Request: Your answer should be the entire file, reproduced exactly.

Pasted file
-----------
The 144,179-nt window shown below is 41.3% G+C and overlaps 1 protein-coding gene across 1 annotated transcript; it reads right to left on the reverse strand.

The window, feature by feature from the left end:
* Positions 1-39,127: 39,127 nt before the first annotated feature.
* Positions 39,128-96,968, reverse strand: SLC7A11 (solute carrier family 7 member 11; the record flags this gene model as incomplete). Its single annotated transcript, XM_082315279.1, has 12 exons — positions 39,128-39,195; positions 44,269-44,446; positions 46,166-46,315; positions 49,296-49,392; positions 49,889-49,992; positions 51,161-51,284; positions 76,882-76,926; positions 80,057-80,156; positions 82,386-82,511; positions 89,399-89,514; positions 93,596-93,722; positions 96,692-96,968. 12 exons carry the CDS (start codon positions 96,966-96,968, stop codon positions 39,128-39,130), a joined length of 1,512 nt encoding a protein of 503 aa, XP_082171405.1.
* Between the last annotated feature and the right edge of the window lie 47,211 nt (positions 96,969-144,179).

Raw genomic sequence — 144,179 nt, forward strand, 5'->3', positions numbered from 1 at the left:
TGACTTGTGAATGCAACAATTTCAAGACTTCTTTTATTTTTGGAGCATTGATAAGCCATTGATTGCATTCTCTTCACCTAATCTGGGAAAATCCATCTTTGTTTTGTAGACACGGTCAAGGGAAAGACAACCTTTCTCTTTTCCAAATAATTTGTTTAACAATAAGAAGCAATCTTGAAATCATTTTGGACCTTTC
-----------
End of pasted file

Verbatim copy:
The 144,179-nt window shown below is 41.3% G+C and overlaps 1 protein-coding gene across 1 annotated transcript; it reads right to left on the reverse strand.

The window, feature by feature from the left end:
* Positions 1-39,127: 39,127 nt before the first annotated feature.
* Positions 39,128-96,968, reverse strand: SLC7A11 (solute carrier family 7 member 11; the record flags this gene model as incomplete). Its single annotated transcript, XM_082315279.1, has 12 exons — positions 39,128-39,195; positions 44,269-44,446; positions 46,166-46,315; positions 49,296-49,392; positions 49,889-49,992; positions 51,161-51,284; positions 76,882-76,926; positions 80,057-80,156; positions 82,386-82,511; positions 89,399-89,514; positions 93,596-93,722; positions 96,692-96,968. 12 exons carry the CDS (start codon positions 96,966-96,968, stop codon positions 39,128-39,130), a joined length of 1,512 nt encoding a protein of 503 aa, XP_082171405.1.
* Between the last annotated feature and the right edge of the window lie 47,211 nt (positions 96,969-144,179).

Raw genomic sequence — 144,179 nt, forward strand, 5'->3', positions numbered from 1 at the left:
TGACTTGTGAATGCAACAATTTCAAGACTTCTTTTATTTTTGGAGCATTGATAAGCCATTGATTGCATTCTCTTCACCTAATCTGGGAAAATCCATCTTTGTTTTGTAGACACGGTCAAGGGAAAGACAACCTTTCTCTTTTCCAAATAATTTGTTTAACAATAAGAAGCAATCTTGAAATCATTTTGGACCTTTC